Non-fiction doesn’t have to mean inaccessible. unnamed-6

So after my friend suggested a website that sells largely socio-political themed books at a discount price, I might have gone on a crazy spending spree, which will largely be reflected in the coming months with my book choices. This is the first of the books I ordered from the site that I decided to read.

I was a little intimidated at first, because I haven’t read anything (other than celeb bios) longer than a news article on a non-fiction topic. I’ve always considered these types of books dense, and able to make even an interesting subject boring in the layers of language and research.

I was excited to read these books I ordered anyway, but was strategic in choosing this particular book as the first one. It is a collection of 4 case studies that document the lives of these chosen individuals after having been exonerated from prison for crimes they did not commit. This book is researched and written by Alison Flowers, who is primarily known for being a journalist that writes for newspapers as far as I knew. This gave me hope that her writing style would be more accessible and enthralling than someone who wrote primarily works meant to be used in an academic setting. I also believed because there were 4 stories, this broken down style might be a little easier for someone who was not used to reading non-fiction. I was pleased to see both these assumptions proved true with this book.

Things that surprised me? It was completely human driven, or rather, ENTIRELY and unapologetically the story of these 4 people from their points of view. There are no attempts to really tie this into the larger picture (other than mentions of when players in these individuals cases might have contributed to others wrongly convictions, or mentions of exoneree support groups that the individuals attended). There are no statistics, and other than in the introduction and the conclusion, no mention that these cases might tie into a larger picture.

This lack of a tie-in to the larger story wasn’t a deal breaker for me. I feel like it was a missed opportunity to appeal to academics that might have had some background knowledge on mass incarceration and wrongful imprisonments to share an actual deep study, but in turn, it becomes a better book for the average person. This book is written in a way that could ignite an average person to a new cause, as they are allowed to make connections through the individual cases themselves.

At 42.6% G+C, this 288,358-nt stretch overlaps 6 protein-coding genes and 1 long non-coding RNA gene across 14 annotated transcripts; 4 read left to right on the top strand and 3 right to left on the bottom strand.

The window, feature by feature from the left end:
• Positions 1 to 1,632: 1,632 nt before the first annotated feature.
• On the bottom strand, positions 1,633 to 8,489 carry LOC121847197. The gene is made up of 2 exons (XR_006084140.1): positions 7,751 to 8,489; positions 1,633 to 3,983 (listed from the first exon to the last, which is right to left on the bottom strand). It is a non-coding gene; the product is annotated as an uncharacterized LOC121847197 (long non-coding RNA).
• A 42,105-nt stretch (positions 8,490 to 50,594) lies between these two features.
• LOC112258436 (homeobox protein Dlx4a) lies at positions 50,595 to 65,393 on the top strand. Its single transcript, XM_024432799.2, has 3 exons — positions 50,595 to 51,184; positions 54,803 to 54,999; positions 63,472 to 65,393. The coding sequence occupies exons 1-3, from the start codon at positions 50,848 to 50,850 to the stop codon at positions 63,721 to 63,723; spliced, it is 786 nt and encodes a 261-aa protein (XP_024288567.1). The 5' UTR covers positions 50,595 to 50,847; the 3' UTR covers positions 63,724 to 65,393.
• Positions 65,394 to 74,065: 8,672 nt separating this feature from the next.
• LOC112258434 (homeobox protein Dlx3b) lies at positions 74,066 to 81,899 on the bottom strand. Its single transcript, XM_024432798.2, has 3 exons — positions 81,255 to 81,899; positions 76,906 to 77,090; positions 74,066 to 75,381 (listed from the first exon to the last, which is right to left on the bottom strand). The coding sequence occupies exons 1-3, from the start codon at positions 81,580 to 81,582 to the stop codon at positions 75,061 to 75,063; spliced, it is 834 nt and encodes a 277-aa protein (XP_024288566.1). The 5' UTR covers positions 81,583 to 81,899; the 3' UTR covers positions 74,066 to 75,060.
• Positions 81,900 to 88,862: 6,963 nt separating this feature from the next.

As someone reads about the struggle of the woman who spent 16 years behind bars to reconnect with her living son, mourn her dead son, and anguish over the children she can never have, the reader can start to think of the struggles of woman losing her child-bearing years to  a system she didn’t contribute to, but somehow got pulled in by. As someone reads about the man that tried to turn his life before getting wrongly accused, then struggling with extreme anxiety after being released, one starts to think about proper ways to aid not only exonerees but anyone transitioning out of the prison system to re-acclimating to outside life.

These types of stories an inspire someone to take a greater interest in the criminal justice system. This is important, but, only if they are read or listened to.

I’m on a time crunch today, but the last thing I’ll mention about this is the inkling the whole time I was reading I had this weird feeling that a huge section of exonerees are not being represented here. The four individuals that were written about had very strong will and VERY strong support systems, so they were largely able to make their time after being released positive. This made me think about those who did not have these advantages.

There is a very brief mention to a case where an exoneree did end up committing a crime after being released, I just wish an opportunity to learn some of the intricate details and motivations of a scenario of this, which, I fear, may be uncomfortably common. When someone is put in jail innocent, how are they made into a criminal?

There’s A LOT more I can and want to say about this book, but time has caught up to me. I will say that although lacking, this was definitely a good, and a worthy, read.